Note: The above representation is based on a monthly income of $3,000, assumes bi-monthly employee contributions and a 6-percent average annual return after 30 years. The final account balance does not account for plan fees or expenses, which would reflect lower net returns. Investment return and principal value fluctuate, so when shares are redeemed they may be worth more or less than the original cost.


Don’t Fall for Unsolicited Retirement Counseling Services

VRS has received reports that groups or individuals are contacting members offering retirement counseling services.

VRS does not use unsolicited calls or emails to offer its services. All correspondence from VRS will be sent by U.S. mail on official letterhead. Also, VRS counselors do not come to members’ homes to discuss benefits.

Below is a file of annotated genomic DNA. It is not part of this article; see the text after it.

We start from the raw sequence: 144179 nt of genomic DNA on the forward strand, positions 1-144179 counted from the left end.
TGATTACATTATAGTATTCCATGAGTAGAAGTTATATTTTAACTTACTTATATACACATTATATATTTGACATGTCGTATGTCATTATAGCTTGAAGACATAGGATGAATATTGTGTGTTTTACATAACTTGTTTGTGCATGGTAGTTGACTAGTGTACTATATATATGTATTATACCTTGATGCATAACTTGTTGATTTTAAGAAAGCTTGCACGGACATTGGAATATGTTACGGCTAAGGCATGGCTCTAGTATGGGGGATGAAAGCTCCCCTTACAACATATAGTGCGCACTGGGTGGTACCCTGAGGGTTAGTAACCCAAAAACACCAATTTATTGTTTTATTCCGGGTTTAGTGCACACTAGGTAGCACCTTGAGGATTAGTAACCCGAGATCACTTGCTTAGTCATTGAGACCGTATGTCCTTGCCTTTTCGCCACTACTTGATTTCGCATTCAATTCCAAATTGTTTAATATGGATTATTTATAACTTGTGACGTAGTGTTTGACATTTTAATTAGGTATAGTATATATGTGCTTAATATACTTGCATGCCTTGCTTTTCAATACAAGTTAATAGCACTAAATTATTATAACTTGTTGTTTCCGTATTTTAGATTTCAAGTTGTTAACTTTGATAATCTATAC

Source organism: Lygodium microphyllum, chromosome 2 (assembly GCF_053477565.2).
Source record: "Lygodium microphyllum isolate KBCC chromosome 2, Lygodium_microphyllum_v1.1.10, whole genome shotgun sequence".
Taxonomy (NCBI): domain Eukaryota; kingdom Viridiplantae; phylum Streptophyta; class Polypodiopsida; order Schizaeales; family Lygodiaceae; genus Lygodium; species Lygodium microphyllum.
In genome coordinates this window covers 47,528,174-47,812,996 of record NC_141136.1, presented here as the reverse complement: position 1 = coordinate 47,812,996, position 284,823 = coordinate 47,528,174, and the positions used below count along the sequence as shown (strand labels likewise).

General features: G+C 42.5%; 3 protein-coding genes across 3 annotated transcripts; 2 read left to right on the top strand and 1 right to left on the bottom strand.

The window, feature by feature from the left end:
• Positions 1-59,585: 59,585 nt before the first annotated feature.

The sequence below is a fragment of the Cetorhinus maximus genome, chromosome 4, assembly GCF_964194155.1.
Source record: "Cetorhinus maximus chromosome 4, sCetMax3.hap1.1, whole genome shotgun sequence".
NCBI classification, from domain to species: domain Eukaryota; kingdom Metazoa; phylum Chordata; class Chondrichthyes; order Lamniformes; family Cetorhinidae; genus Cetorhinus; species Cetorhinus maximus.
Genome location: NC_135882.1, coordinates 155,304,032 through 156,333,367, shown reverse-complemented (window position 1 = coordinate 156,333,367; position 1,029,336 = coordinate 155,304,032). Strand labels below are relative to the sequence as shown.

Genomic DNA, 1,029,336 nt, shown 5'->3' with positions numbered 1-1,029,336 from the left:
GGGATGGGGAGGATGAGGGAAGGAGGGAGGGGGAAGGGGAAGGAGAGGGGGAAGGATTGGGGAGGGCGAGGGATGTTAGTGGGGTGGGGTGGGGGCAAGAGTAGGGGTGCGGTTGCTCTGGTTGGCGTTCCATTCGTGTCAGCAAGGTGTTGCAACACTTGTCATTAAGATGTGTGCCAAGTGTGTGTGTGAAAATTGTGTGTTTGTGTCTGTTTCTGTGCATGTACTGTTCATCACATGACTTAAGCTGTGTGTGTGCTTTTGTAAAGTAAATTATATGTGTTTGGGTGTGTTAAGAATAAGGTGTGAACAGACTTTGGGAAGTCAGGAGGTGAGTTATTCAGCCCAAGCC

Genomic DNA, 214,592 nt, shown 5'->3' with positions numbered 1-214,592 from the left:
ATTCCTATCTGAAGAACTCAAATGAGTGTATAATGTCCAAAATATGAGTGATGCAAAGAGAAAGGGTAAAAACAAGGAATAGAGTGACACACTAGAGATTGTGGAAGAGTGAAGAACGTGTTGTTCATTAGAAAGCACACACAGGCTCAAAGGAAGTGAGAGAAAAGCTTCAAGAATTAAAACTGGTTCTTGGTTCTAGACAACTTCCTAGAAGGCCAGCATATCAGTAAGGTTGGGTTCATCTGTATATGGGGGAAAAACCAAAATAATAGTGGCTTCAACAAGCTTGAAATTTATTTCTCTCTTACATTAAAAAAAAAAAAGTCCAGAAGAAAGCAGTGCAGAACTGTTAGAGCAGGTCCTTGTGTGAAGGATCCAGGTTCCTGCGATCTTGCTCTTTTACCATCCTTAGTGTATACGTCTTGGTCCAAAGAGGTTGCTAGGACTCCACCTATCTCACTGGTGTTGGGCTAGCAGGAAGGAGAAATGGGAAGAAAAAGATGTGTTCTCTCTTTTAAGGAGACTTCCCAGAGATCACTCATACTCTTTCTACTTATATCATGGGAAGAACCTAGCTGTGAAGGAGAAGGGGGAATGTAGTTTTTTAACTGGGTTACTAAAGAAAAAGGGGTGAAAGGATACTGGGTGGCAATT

VRS counseling services are free, whether in person in the VRS counseling center or by phone:

  • Call: 1-888-827-3847
  • Hours: Monday through Friday, 8:30 a.m. to 5 p.m.

VRS also offers free retirement planning sessions held at colleges and universities throughout the state, other public locations or the VRS offices in Richmond. If you are uncertain if a communication originated with VRS, call 1-888-827-3847.


Save More Using Catch-Up Options in Your 457 Plan

Your Commonwealth of Virginia 457 Deferred Compensation Plan is one of the best ways to save for your future – and the closer you are to retirement, the more you can save. Throughout your career you can set aside money, up to a regular contribution limit set by the Internal Revenue Service, to your Commonwealth of Virginia 457 plan, if offered by your employer. The 2018 limit is $18,500. This amount is your regular contribution limit. As you get closer to retirement, you can contribute even more.